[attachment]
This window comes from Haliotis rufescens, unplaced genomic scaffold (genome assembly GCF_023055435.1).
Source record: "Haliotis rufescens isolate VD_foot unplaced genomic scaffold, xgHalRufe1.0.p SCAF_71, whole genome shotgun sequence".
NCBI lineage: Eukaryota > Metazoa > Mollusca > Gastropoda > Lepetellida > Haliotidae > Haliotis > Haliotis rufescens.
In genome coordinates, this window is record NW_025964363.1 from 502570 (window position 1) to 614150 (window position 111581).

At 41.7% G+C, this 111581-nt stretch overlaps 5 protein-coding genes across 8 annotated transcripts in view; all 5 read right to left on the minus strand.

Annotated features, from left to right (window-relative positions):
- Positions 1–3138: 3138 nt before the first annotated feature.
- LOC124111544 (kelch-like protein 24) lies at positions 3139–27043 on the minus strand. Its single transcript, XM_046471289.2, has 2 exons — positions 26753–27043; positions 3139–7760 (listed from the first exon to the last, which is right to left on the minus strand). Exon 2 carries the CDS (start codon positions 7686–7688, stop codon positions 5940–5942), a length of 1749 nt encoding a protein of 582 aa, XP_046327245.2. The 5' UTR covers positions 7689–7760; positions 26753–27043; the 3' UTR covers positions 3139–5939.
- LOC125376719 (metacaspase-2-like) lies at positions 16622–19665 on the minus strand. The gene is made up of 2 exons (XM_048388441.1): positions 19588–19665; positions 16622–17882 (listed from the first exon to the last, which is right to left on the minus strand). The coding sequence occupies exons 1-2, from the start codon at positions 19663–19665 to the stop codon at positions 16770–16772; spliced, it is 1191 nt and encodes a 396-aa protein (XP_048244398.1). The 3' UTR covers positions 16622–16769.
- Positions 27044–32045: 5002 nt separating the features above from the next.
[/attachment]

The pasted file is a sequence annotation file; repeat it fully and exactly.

This window comes from Haliotis rufescens, unplaced genomic scaffold (genome assembly GCF_023055435.1).
Source record: "Haliotis rufescens isolate VD_foot unplaced genomic scaffold, xgHalRufe1.0.p SCAF_71, whole genome shotgun sequence".
NCBI lineage: Eukaryota > Metazoa > Mollusca > Gastropoda > Lepetellida > Haliotidae > Haliotis > Haliotis rufescens.
In genome coordinates, this window is record NW_025964363.1 from 502570 (window position 1) to 614150 (window position 111581).

At 41.7% G+C, this 111581-nt stretch overlaps 5 protein-coding genes across 8 annotated transcripts in view; all 5 read right to left on the minus strand.

Annotated features, from left to right (window-relative positions):
- Positions 1–3138: 3138 nt before the first annotated feature.
- LOC124111544 (kelch-like protein 24) lies at positions 3139–27043 on the minus strand. Its single transcript, XM_046471289.2, has 2 exons — positions 26753–27043; positions 3139–7760 (listed from the first exon to the last, which is right to left on the minus strand). Exon 2 carries the CDS (start codon positions 7686–7688, stop codon positions 5940–5942), a length of 1749 nt encoding a protein of 582 aa, XP_046327245.2. The 5' UTR covers positions 7689–7760; positions 26753–27043; the 3' UTR covers positions 3139–5939.
- LOC125376719 (metacaspase-2-like) lies at positions 16622–19665 on the minus strand. The gene is made up of 2 exons (XM_048388441.1): positions 19588–19665; positions 16622–17882 (listed from the first exon to the last, which is right to left on the minus strand). The coding sequence occupies exons 1-2, from the start codon at positions 19663–19665 to the stop codon at positions 16770–16772; spliced, it is 1191 nt and encodes a 396-aa protein (XP_048244398.1). The 3' UTR covers positions 16622–16769.
- Positions 27044–32045: 5002 nt separating the features above from the next.